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At first glance a few key statistics related to water intake and composition are important to note: the human body contains roughly 11 gallons of water broken down into these fractional parts: blood is 85% water, muscle is 80% water, brain is 75% water and bones are 25% water.

With the value and percentage of water making up nearly 66% of the human body it plays a tremendously important role in normal physiological function(s).  This is largely why dehydration, when present, can lead to a number of critical problems including: migraines, constipation and even kidney stones.1 Lack of water in the body can also take a toll on the health of your BRAIN, affecting mood and overall cognitive and emotional function.  When dehydrated a person may be more prone to feelings of fatigue, anxiety and irritability.

Dehydration Shrinks Your Brain

About three-quarters of your brain is water and when the body is dehydrated your brain volume actually decreases.  It is this shrinking process to which medical researchers attribute dehydration headaches.  Mild or temporary dehydration can alter the brains function and impact mood as shown in a 2013 British Medical Journal study.2 20 healthy women in their mid-20s were fluid deprived for 24 hours.  While no clinical pathology was observed in the biological parameters such as urine, blood and saliva, thirst and heart rate did increase and urine output was drastically reduced.  As expected, the urine also becomes darker in color.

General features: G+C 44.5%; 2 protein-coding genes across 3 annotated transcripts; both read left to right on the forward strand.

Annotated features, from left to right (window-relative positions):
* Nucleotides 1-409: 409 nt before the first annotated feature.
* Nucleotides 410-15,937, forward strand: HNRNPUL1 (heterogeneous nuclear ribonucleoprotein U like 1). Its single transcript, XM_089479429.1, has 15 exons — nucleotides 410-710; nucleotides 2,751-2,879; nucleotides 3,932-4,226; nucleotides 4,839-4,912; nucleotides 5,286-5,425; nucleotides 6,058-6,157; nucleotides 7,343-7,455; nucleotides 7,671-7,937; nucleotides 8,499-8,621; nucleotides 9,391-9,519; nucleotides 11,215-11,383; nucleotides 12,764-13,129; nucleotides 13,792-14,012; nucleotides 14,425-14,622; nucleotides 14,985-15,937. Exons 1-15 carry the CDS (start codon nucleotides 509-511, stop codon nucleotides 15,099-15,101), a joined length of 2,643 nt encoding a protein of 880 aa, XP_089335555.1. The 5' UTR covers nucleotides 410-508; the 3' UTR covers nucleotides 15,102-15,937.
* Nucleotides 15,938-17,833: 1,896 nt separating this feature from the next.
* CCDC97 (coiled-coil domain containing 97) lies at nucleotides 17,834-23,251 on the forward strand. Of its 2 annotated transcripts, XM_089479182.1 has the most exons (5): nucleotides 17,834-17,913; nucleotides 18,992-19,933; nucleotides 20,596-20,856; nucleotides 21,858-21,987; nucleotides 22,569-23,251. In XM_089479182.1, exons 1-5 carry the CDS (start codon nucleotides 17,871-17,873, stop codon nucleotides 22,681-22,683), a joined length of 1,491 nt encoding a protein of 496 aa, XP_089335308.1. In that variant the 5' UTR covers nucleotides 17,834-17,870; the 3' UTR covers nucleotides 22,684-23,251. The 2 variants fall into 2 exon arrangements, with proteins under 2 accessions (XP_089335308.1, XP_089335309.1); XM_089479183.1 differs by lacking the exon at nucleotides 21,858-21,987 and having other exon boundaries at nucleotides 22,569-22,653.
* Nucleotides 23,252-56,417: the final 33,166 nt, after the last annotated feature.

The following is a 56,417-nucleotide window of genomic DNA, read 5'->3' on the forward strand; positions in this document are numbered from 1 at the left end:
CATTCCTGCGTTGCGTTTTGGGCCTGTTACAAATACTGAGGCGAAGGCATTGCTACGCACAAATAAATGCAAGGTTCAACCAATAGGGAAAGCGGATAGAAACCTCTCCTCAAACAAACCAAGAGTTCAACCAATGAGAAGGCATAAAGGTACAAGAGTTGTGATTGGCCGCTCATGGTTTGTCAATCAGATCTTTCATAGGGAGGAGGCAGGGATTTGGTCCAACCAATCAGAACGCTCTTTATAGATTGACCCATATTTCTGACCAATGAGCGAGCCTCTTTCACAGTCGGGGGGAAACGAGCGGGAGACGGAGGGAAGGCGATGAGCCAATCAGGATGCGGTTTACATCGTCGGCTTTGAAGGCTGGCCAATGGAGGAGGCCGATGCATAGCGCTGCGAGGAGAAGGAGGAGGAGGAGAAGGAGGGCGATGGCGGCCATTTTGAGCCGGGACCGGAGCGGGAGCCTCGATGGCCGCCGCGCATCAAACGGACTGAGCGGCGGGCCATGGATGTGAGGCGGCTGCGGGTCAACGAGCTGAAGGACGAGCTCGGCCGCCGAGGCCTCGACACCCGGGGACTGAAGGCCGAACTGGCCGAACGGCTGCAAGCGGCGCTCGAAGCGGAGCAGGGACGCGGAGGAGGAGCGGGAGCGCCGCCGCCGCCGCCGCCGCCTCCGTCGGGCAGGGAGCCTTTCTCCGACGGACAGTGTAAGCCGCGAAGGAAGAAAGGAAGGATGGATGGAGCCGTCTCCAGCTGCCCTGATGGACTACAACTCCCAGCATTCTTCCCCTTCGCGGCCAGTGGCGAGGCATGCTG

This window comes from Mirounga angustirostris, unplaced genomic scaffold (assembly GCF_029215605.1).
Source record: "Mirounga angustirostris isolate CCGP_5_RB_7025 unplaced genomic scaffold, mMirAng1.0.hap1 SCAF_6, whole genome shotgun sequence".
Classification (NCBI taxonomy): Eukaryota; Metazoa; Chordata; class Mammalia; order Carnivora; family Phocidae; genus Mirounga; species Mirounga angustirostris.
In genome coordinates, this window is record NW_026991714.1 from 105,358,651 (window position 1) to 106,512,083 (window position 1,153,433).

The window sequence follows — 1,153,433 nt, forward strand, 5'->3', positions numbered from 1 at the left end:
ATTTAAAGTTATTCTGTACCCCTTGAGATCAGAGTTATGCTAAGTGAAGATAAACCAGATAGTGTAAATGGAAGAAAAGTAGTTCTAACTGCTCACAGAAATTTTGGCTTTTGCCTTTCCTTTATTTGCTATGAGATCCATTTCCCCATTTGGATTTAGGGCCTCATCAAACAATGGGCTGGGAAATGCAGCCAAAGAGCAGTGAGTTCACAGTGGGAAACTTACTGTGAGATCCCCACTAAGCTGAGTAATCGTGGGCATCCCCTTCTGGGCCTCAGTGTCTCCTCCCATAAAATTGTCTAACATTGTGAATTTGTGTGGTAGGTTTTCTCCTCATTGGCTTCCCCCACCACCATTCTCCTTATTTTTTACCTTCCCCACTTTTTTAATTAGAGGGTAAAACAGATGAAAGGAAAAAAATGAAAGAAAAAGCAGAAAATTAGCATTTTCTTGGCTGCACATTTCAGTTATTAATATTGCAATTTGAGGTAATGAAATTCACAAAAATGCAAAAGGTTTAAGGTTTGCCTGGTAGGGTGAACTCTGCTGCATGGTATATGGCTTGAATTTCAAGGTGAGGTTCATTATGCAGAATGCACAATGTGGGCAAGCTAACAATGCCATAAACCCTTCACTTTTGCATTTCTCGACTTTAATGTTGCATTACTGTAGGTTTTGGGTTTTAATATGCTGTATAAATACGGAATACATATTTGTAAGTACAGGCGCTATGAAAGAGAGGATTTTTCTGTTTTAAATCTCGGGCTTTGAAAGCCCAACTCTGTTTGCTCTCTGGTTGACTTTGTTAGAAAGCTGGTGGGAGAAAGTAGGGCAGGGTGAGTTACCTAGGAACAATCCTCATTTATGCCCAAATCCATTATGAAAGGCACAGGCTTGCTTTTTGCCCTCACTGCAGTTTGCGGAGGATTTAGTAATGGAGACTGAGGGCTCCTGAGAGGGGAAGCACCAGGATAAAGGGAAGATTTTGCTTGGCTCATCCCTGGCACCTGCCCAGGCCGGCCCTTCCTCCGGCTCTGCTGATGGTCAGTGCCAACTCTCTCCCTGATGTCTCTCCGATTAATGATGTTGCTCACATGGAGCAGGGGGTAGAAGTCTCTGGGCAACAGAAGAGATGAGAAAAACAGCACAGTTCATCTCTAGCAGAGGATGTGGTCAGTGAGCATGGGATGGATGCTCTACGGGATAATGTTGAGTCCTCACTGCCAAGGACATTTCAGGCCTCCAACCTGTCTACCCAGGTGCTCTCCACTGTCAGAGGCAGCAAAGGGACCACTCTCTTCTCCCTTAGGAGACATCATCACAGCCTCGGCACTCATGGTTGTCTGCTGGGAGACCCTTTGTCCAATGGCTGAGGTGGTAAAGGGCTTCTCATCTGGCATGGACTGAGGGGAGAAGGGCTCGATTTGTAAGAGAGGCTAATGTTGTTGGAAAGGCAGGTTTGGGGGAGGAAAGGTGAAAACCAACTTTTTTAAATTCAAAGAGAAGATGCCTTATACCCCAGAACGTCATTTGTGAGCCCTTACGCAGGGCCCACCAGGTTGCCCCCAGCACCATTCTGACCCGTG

The authors of the study noted this, about mood effects in their subjects:

“The significant effects of (fluid deprivation) on mood included decreased alertness and increased sleepiness, fatigue and confusion.  The most consistent effects of mild dehydration on mood are on sleep/wake parameters…”2

The good news here is that within 20 minutes of drinking some water, effects such as those detailed above are reversed.  Dehydration-induced headaches are also rapidly alleviated once you rehydrate.  Interestingly, cold water absorbs 20% faster than room temperature water, so to increase the speed of recuperation it would seem prudent to have chilled water for this recovery process.

A study from Harvard University found more than half of American children are dehydrated, which can have serious consequences for their health and academic performance3, 4, 5.  About a quarter of kids in the U.S. don’t drink enough water, daily.  Boys were 75% more likely to be low in hydration status as compared to girls. This apparent link shows that boys tended to select more sugary beverages than girls did.6

Impaired Driving Similar to Being Fatigued or Intoxicated

When your cognitive functions take a hit and your ability to concentrate declines, there can be serious problems that result when a driver takes the wheel.  Research from Loughborough University shows drivers that were dehydrated made twice the amount of errors during a two-hour drive compared to hydrated drivers, similar to driving drunk.7,8For these tests, hydrated drivers drank 6.7 ounces of water every hour, compared to dehydrated drivers who received only 25 mL per hour.

As reported by the Daily Mail:  During normal hydration tests, there were 47 driving errors.  That number rose to 101 when the men were dehydrated – the same mistake rate as when drivers were either sleep deprived or at the drink-drive limit.  The researchers…think dehydration leads to reduced brain activity as well as a drop in alertness and short-term memory…”9